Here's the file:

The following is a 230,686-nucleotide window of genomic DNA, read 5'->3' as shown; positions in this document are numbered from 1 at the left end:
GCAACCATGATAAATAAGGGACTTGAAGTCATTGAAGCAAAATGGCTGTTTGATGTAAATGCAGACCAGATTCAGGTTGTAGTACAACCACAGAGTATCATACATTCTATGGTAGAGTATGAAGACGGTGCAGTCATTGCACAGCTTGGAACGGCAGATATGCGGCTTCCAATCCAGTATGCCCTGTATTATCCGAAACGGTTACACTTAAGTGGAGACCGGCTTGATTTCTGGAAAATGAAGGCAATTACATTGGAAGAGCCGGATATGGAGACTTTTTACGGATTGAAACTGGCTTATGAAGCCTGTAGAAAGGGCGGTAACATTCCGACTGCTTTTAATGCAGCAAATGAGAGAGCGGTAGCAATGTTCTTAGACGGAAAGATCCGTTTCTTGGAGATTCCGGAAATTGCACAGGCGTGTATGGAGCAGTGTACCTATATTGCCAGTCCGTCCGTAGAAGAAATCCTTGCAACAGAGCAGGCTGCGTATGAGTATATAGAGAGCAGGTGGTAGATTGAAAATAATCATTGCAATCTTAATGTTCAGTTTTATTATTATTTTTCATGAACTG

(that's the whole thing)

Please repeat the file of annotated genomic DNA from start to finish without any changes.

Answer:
The following is a 230,686-nucleotide window of genomic DNA, read 5'->3' as shown; positions in this document are numbered from 1 at the left end:
GCAACCATGATAAATAAGGGACTTGAAGTCATTGAAGCAAAATGGCTGTTTGATGTAAATGCAGACCAGATTCAGGTTGTAGTACAACCACAGAGTATCATACATTCTATGGTAGAGTATGAAGACGGTGCAGTCATTGCACAGCTTGGAACGGCAGATATGCGGCTTCCAATCCAGTATGCCCTGTATTATCCGAAACGGTTACACTTAAGTGGAGACCGGCTTGATTTCTGGAAAATGAAGGCAATTACATTGGAAGAGCCGGATATGGAGACTTTTTACGGATTGAAACTGGCTTATGAAGCCTGTAGAAAGGGCGGTAACATTCCGACTGCTTTTAATGCAGCAAATGAGAGAGCGGTAGCAATGTTCTTAGACGGAAAGATCCGTTTCTTGGAGATTCCGGAAATTGCACAGGCGTGTATGGAGCAGTGTACCTATATTGCCAGTCCGTCCGTAGAAGAAATCCTTGCAACAGAGCAGGCTGCGTATGAGTATATAGAGAGCAGGTGGTAGATTGAAAATAATCATTGCAATCTTAATGTTCAGTTTTATTATTATTTTTCATGAACTG